In America, we can start a lot of jokes with “A man walks into a bar.” Dutch people have a similar first line, but it’s “A man goes to the doctor,” or “Komt een man bij de dokter.” There’s even a TV show with that title, where they act out jokes like that. The title of this post is “Komt een vrouw bij de dokter” because I am a vrouw, and…well, here you go:
I went to a Dutch doctor for the first time last week. I’m applying for scholarships to go to the Kodály Institute in Hungary this summer, and one of the scholarship foundations requires a certificate of good health. So, I got Will and myself registered with the general practitioner in our neighborhood, which you have to do before scheduling any kind of appointment. I decided I like the receptionists because they don’t laugh at my Dutch. Important criteria at work here.
I went to my appointment on Wednesday and I told the doctor that I needed a certificate of good health. The scholarship foundation didn’t list a specific form to use, but I figured it would be a standard statement saying I didn’t have any contagious diseases that the doctor would surely have on hand.
He asked if I had brought a form and I said no. He told me to make another appointment and come back with a form. Then I wondered why these kinds of things still surprise me. Come on, Andrea, you can’t possibly still expect things to get done efficiently! Can you even come up with the Dutch word for “efficient” off the top of your head? No, you cannot. Because you haven’t heard it or read it ANYWHERE.
I made an appointment for Friday and asked the scholarship foundation if there was a form anywhere that I could use. They emailed back and pretty much said, “It’s just a simple form that any doctor should have. It’s not supposed to be that hard. Seriously, guys.”
I knew I couldn’t expect to get a certificate in my next appointment by showing up empty-handed and saying, “Uh, yeah…these Hungarians say you should have this…guise…srsly…” so I decided I would print one out. I did a bunch of different searches but the printable forms either cost money, were specific to a company or organization, or had stuff about blood tests (probably wouldn’t have time for the results before the application deadline).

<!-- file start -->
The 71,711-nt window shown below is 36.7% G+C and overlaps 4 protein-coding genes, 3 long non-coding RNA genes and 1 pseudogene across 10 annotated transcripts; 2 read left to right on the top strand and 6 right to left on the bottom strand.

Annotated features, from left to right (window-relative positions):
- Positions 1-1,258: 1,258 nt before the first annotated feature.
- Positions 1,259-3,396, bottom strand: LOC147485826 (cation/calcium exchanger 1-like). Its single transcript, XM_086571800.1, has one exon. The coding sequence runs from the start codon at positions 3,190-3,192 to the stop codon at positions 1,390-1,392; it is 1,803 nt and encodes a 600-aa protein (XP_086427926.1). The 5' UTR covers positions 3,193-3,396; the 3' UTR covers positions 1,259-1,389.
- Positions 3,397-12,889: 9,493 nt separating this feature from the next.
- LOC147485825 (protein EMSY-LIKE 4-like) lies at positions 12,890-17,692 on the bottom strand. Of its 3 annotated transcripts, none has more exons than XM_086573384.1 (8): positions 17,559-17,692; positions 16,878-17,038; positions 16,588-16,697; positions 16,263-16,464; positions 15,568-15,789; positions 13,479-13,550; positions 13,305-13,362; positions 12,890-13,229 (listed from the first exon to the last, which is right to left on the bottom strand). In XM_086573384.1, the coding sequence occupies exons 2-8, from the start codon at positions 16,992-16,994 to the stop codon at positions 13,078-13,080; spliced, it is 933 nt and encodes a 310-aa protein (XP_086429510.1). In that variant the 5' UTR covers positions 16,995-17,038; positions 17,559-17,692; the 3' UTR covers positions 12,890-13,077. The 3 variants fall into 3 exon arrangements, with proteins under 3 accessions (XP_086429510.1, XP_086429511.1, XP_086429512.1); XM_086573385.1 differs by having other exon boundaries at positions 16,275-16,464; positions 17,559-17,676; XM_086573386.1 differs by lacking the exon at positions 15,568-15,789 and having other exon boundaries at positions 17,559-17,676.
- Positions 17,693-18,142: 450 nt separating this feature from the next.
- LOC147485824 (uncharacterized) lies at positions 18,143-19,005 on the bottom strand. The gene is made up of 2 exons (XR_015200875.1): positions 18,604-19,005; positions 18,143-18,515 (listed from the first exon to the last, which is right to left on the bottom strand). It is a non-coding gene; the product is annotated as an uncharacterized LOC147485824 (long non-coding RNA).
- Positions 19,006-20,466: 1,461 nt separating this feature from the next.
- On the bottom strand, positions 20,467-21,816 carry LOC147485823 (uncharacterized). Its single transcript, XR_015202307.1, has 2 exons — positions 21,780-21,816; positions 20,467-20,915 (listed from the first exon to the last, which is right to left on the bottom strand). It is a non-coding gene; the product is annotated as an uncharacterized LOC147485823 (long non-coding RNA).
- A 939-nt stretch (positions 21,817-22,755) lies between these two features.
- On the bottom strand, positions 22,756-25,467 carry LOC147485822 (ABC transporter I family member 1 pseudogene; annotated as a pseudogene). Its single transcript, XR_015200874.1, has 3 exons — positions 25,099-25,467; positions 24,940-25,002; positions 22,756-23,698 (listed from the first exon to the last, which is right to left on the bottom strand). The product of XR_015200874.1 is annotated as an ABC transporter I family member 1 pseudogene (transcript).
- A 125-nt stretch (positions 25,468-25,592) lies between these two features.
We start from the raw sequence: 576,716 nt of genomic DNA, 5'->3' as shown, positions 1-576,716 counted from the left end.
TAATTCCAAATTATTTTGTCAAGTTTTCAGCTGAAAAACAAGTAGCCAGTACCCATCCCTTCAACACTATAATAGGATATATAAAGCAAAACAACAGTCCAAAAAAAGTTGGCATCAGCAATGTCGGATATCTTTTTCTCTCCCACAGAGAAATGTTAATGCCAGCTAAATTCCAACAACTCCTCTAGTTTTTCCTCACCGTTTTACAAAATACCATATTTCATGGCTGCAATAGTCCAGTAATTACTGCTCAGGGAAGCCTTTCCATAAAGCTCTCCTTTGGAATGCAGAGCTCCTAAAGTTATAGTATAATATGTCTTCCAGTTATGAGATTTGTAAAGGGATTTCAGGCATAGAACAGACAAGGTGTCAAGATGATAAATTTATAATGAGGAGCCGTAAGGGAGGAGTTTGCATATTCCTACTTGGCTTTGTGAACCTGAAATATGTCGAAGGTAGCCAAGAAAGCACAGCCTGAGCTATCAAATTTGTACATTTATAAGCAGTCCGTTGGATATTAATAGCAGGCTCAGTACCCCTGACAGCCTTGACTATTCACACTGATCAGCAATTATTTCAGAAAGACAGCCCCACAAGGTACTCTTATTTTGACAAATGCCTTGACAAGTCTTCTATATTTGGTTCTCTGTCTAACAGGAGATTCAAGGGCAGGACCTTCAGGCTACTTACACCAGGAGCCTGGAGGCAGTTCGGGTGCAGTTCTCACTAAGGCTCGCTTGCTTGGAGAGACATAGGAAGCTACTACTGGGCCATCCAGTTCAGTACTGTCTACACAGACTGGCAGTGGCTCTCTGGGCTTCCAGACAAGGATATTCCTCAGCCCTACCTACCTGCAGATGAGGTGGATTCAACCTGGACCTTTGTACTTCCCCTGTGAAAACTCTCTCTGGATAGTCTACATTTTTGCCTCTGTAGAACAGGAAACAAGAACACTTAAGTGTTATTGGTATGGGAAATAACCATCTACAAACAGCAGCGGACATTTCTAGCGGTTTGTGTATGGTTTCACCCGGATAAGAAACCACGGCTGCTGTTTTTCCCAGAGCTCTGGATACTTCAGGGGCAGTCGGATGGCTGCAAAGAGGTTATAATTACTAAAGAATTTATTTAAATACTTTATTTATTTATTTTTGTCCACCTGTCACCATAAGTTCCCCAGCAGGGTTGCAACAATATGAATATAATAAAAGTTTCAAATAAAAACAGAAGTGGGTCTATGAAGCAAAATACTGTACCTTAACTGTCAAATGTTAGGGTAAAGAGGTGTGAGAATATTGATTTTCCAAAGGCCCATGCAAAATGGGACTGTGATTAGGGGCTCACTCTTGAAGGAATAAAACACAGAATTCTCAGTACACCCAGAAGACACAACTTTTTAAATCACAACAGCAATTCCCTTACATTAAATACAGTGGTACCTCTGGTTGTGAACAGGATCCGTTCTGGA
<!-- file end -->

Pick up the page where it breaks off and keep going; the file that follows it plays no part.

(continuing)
So I made one. I sat in bed Thursday night and made my own health certificate in Publisher. The whole time I was making it, Will and I were cracking up.
“I can’t believe you’re making a bootleg medical certificate.” “RIGHT?! This is ridiculous.”
I printed it out and went to my appointment the next day. I told the doctor I had a form for him, put it on his desk, and waited. He stared at it for a minute, running his finger across each line as he read it. He looked up and told me it was a very practical form and asked if he could make a copy of it to use with other people.
He checked my blood pressure, heart and lungs, filled out the form, and stamped it. Then he GAVE it to me to TAKE. All in the same day! And I didn’t have to pay anything! It’s a miracle.
So, now if you go to the doctor in my neighborhood and you need a medical certificate, you just might get my creation. What other forms can I make? Can I get a job drawing up useful forms that make sense?